By the book, under non-stand-your-ground laws, if you – lawfully – go out and confront someone that you think is committing a crime and they jump you, and you end up needing to shoot them to protect the whole life-and-limb bit, then that is a legitimate shoot. You don’t lose that right to self defense simply because you went out there. The duty to retreat is the duty to retreat at the time they are presenting a threat, if you can do so in reasonable safety. You ARE NOT lawfully required to refrain from confronting them before that absent an order from an actual peace officer who is present (not a dispatcher), and if they jump you and you *then* cannot retreat, you may use force.

    The duty to retreat comes into play AFTER the threat or action is presented, not before. This doesn’t mean that you can’t do something that will result in your being found responsible for provoking their threat or attack – but simply “entering” or “not leaving” a public or private area you have a right to be in will not result in that.

    That should be why stand your ground laws are not needed – but people keep getting charged anyways because there is always some busybody in the back telling everyone they should just sit inside and wait for someone else to come take care of it. You don’t get to make that call for Horn.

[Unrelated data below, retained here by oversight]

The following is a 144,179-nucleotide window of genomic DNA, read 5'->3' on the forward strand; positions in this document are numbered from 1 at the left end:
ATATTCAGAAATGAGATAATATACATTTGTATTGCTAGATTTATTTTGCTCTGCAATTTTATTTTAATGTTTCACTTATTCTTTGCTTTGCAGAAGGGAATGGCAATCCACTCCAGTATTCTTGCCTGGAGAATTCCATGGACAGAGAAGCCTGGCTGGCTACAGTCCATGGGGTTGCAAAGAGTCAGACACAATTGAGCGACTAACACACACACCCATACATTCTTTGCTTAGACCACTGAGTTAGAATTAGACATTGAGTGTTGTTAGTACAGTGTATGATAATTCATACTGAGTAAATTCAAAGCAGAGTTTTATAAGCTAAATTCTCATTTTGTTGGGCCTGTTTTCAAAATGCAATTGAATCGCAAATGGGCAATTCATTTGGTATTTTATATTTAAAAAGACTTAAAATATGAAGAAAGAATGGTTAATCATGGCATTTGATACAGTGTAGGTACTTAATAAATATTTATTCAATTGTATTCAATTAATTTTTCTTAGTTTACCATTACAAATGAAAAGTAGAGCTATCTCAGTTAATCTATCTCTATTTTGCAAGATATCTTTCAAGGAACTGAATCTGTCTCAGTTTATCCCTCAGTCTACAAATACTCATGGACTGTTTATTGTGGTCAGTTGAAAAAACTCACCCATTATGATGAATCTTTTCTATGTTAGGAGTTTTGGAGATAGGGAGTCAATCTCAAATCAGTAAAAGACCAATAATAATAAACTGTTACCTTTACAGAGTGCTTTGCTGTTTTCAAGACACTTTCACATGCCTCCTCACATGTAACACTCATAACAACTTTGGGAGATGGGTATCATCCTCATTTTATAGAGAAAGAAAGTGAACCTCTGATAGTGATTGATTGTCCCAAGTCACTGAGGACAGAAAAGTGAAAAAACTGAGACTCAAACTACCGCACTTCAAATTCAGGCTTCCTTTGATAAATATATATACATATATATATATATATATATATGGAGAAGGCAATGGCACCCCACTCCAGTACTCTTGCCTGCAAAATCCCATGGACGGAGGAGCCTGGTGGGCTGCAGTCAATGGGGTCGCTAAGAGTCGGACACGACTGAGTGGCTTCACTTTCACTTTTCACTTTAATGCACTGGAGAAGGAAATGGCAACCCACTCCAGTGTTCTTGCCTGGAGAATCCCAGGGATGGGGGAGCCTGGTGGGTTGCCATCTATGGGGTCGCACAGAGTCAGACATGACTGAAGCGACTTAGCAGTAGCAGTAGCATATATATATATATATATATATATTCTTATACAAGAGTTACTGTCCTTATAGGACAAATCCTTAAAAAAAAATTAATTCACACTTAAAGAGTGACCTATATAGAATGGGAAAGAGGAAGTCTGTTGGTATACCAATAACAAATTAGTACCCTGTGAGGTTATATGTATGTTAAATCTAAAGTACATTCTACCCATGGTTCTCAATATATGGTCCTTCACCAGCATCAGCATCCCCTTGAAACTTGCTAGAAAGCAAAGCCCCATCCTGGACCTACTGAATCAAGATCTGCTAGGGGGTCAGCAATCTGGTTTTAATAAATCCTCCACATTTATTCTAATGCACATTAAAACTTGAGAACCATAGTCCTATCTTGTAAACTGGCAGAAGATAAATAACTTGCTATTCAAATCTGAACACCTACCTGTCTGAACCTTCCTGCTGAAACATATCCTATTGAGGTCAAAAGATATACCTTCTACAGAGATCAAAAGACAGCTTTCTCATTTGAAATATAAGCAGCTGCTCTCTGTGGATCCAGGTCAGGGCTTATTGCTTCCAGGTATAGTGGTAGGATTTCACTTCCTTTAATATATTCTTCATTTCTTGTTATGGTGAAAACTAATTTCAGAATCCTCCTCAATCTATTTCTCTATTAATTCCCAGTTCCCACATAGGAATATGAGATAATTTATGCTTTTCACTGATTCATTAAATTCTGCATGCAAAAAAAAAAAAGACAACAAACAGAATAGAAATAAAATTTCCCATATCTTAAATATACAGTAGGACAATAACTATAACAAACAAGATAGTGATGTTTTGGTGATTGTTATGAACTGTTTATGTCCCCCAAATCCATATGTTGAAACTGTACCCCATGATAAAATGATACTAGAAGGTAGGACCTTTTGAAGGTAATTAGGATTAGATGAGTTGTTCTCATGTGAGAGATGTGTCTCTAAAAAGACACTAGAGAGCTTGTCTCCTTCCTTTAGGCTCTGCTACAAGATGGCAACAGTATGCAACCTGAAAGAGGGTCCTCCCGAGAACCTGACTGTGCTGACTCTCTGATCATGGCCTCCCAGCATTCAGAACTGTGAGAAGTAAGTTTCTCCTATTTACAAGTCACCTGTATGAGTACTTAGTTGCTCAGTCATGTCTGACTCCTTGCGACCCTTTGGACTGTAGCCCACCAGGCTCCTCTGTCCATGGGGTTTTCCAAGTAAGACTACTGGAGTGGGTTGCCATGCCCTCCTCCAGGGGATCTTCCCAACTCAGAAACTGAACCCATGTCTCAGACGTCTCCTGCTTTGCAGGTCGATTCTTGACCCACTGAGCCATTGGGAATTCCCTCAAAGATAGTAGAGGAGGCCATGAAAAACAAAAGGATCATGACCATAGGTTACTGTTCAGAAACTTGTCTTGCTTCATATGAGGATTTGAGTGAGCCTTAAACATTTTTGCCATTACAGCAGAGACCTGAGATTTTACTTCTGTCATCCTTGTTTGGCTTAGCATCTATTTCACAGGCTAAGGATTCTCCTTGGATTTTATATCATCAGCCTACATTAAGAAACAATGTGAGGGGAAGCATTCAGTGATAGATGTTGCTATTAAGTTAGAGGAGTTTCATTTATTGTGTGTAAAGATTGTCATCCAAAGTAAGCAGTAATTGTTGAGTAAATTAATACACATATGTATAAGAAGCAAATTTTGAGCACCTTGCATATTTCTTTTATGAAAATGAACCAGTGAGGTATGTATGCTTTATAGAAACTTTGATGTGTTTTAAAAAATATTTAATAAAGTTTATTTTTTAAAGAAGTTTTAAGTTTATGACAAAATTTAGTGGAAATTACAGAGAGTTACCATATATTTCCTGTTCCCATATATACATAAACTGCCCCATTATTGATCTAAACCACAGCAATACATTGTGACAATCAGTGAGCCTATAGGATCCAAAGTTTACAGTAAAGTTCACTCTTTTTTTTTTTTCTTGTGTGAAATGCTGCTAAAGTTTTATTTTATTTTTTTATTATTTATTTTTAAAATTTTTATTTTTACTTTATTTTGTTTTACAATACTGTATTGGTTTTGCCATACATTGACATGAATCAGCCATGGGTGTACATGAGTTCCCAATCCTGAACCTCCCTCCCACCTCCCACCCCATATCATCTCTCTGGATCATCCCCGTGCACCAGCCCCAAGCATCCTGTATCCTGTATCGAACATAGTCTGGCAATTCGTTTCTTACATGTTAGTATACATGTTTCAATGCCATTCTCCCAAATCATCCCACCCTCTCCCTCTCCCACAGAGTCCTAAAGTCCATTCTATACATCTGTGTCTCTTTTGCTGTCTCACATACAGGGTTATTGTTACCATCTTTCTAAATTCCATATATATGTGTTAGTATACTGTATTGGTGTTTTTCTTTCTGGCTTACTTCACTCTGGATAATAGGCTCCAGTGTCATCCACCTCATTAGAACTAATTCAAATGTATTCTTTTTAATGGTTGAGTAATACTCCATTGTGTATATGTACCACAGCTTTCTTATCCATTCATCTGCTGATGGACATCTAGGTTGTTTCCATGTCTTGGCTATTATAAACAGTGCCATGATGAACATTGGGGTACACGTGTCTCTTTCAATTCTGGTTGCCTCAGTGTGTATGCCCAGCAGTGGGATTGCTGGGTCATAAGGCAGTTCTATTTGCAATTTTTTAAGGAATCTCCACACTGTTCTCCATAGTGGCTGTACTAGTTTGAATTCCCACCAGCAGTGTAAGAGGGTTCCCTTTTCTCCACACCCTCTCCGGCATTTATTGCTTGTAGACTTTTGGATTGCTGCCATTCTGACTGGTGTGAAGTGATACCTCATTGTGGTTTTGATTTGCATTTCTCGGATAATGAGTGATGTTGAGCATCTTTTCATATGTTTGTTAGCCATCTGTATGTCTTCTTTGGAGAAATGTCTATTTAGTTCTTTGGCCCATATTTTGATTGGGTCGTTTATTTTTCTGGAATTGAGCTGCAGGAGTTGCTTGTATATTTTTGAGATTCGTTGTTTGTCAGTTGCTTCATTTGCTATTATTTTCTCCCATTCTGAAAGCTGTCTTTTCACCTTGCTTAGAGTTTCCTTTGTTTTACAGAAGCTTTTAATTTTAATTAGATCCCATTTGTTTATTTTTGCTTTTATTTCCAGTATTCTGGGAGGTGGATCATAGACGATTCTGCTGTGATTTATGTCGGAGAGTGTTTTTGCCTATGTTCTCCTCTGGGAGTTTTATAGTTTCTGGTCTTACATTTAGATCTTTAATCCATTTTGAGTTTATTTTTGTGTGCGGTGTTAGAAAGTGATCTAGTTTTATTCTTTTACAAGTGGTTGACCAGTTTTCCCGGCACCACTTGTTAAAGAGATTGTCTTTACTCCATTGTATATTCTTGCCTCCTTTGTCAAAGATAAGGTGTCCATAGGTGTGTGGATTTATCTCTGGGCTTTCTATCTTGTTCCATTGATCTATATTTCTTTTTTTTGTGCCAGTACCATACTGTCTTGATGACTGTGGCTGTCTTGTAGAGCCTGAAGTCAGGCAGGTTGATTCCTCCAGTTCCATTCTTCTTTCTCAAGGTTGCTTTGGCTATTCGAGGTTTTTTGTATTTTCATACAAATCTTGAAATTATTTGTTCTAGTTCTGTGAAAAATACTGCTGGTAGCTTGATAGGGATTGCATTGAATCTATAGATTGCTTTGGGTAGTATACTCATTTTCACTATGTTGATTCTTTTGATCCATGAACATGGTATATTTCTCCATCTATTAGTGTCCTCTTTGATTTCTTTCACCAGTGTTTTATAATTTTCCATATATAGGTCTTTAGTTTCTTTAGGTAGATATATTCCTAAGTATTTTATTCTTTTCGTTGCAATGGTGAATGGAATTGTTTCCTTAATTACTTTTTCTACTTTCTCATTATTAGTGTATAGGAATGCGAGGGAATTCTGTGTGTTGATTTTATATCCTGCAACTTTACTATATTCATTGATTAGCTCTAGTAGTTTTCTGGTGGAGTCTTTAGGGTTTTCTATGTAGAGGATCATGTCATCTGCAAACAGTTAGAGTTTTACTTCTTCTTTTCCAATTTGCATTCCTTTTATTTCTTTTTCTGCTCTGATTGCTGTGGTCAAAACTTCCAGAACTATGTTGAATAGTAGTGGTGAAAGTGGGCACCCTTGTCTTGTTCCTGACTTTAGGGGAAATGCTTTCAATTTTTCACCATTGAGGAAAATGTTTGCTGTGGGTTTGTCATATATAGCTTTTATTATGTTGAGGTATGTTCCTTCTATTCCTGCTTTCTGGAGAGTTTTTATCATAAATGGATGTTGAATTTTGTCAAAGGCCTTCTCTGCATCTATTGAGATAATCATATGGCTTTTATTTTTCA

There are a lot of people who don’t want the law (or the authorities, interpreting it) to force them to cower inside while criminals cart off their or their neighbors’ property.

    Note that there is a vast difference between not wanting forced inaction and approving of people simply running around shooting criminals – people aren’t asking for a license to harm people, they simply want to be able to defend their property without fear that they’ll be prosecuted for wanting to do something about it.

    When I see people out taking my stuff, I don’t have the right to simply walk out there and harm them or threaten them, but I certainly have the right to walk out there and tell them to knock it off. If you want to handle it differently, knock yourself out, but don’t tell me I have to sit on my hands, because I don’t.

  74. Thank you Dred for the clarification on Florida’s procedural differences. This is certainly different from the state I reside in and it was an interesting read. In Washington State a defendant who has been found not guilty may request the jury decide if the action was a self defense. If the jury decides the action was in fact a self defense the state is required to pay the defendant’s legal fees and costs. This is a factor that can weigh on a prosecutor’s decision to charge a person if threre is a possibility of a self defense claim due to the notion of having to pay these fees, especially if it involves a near capital offense.